Unless you work for an environmental conservation group or have an elementary-school age child, Earth Day yesterday may have passed for you like so many Flag and Arbor Days before it.
But consider that the year’s hottest food issue and tech entrepreneur breeding ground is also one of our great global ecological challenges: Food Waste.
Curbing food waste comes naturally to chefs, who employ every part of vegetables and animals in creating menus and will create “specials” to prevent food from going unused, to increase restaurants’ razor-thin profit margins. A chef who is creative with spare food parts cuts down on waste and is often the difference between an eatery thriving or going under. (See “How Cities Compost Mountains of Food Waste“)
But most home cooks, even ones on a budget, do not automatically and with great savvy butcher their own chickens and turn leftover carcasses, along with unused carrot tops and parsley stems, into cooking stock. Even the most enthusiastic cooks I know (I’m talking to you, spectacular baker Jasmine Wiggins) don’t have walk-in refrigerators, and everyone ends up with the past-date yogurt or piece of stinky cheese that wasn’t supposed to be stinky. It’s problematic, because even with the surge in restaurant dining, most of our food is stored at home.
Enter food technology and entrepreneurism, which envision your kitchen appliances as part of your wholly connected life. Your kitchen is the new frontier for the Internet of Things, the in-vogue phrase identifying that more things (cell phones, alarm systems, oil refineries) are now connected to the Internet–and are communicating with other–than are people.
“Can I ‘friend’ my fridge?”
In January LG introduced a refrigerator that recommends dinner recipes based on what you have on hand; you can even text your fridge from the office to see if the milk is spoiled. (Let 2014 also be known as the year it became acceptable to talk to your appliances. Can I “friend” my fridge?) But the refrigerator requires the user to input and delete each food item as it goes in or out, which has potential to create such tech fatigue it makes me want to put my head in the Smart Oven (which would probably then turn itself off when it detected “head”).
But what if the Internet of Things employed ubiquitous tiny sensors embedded in the refrigerator to detect what goes in with no user action required? The White House recently convened a group of corporations to create engineering standards so that all machines and sensors can work together and eventually connect all things, data, and people together. In your home, it means that your refrigerator can inform you when it’s low on milk and when the milk is going bad. (See “365 Trillion Gallons of Water Thrown Away With Our Food Every Year“)
Late last year General Electric in a brainstorming session envisioned such an appliance in the Home of 2025, which could also be accessed from outside of the house so a grocery delivery could occur without anyone home. And a complete inventory–along with expiration dates–would be available to the homeowner immediately as the refrigerator communicates with, say, a smart phone.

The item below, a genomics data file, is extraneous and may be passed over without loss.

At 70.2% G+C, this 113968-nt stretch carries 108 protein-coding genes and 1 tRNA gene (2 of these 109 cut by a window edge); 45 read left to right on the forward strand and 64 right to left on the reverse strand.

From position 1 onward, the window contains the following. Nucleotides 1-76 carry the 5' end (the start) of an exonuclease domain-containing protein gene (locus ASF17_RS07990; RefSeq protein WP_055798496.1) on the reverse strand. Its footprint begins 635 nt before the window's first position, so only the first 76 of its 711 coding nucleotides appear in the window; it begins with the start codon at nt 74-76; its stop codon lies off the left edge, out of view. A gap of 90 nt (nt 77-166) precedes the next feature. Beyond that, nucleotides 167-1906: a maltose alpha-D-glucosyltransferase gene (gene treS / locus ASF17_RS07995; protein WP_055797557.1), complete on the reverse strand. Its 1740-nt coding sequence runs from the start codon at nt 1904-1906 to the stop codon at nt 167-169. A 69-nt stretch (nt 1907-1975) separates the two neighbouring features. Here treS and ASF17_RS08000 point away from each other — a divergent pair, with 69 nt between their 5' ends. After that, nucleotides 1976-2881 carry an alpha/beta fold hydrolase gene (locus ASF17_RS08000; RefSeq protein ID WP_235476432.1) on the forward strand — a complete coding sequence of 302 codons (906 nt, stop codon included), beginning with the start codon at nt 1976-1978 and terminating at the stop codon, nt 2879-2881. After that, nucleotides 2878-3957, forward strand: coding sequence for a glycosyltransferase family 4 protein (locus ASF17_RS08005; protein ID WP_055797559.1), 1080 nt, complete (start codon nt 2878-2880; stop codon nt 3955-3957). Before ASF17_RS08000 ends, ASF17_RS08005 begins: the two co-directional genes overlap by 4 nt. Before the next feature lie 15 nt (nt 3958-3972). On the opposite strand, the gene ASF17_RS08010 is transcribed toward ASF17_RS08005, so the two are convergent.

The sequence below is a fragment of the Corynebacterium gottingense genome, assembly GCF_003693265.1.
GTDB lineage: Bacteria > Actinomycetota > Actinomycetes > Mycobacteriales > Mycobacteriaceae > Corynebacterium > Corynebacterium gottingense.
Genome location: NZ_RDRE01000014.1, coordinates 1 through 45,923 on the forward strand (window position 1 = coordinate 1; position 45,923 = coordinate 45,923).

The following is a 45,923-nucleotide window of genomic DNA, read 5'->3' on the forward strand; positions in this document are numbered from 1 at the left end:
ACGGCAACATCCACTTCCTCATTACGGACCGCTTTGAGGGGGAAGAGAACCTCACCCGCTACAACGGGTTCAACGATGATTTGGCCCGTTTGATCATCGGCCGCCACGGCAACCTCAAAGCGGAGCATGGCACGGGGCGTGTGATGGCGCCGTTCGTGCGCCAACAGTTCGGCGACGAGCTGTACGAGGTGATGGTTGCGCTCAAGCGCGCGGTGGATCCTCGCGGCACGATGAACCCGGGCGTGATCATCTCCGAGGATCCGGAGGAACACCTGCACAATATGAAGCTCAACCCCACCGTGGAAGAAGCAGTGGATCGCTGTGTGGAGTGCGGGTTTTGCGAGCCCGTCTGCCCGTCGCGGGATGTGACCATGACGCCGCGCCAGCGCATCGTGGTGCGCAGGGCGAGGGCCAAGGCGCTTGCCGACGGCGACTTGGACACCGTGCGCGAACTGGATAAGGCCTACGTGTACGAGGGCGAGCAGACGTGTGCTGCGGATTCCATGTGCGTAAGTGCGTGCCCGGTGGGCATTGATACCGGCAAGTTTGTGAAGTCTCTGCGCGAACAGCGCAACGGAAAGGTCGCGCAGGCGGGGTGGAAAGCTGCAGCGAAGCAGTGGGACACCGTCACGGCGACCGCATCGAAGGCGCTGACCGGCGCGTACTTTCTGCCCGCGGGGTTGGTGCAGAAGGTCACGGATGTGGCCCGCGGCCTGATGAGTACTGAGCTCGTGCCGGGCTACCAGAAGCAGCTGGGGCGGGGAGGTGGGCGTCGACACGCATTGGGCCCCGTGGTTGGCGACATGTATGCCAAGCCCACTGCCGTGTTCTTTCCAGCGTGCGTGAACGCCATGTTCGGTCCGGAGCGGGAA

Food Waste: Are Expiration Dates Part of the Problem?
But such dependence on technology and expiration and use-by dates, which are actually fairly arbitrary, may alienate us further from our biological instincts about and innate knowledge of food. The fewer cartons of milk we sniff to see if they’re still OK, and the more we rely on sensors and our phones to tell us when food is dangerous, the more removed we become from our food. Our senses were developed to detect poison in the wild. We’re still here. I think we can tell when milk has gone bad.
Consider the next step, a refrigerator that detects that your milk is about to spoil and independently contacts your grocery store’s computer, which automatically sends you milk. Maybe your refrigerator is hooked up to your phone’s calendar so it knows if you’re going on vacation and don’t need milk and therefore will stop the order. This might be another nail in the coffin of the dying grocery store (more on that in another post) and a dangerous increasing divide between the technology haves and have-nots. Where do tech have-nots shop if grocery store infrastructure pares down?
The rage–of both the trend and anger kind–over food waste culminated in a 2013 report by the new Harvard Food Law and Policy Clinic and the National Resources Defense Council that received coverage to rival Kate Middleton. Confusion over the use by/sell by/expiration dating system on food in grocery stores–and that the dates have little to do with food safety–leads to food waste and is costing $165 billion per year just to Americans. That’s up to 40 percent of our food system that could healthily and deliciously feed people. To prove it, this summer former Trader Joe’s President Doug Rauch will open The Daily Table, a store and restaurant in Dorchester, Massachusetts that sells primarily food that would otherwise be headed for compost or trash. And high-end environmental foodies can’t wait to get a taste.
The smart refrigerator that texts a recipe based on almost-spoiled ingredients is akin to Rauch and The Daily Table, just on a micro, home level. And the smart refrigerator’s recipe would actually begin to address our planet’s huge food waste problem by helping the home cook think like a chef: create a “special” and not waste food, by using it immediately. And when good food isn’t wasted, we can start thinking about what to do with the surplus. How about feeding seven billion people?
This story is part of National Geographic’s special eight-month “Future of Food” series.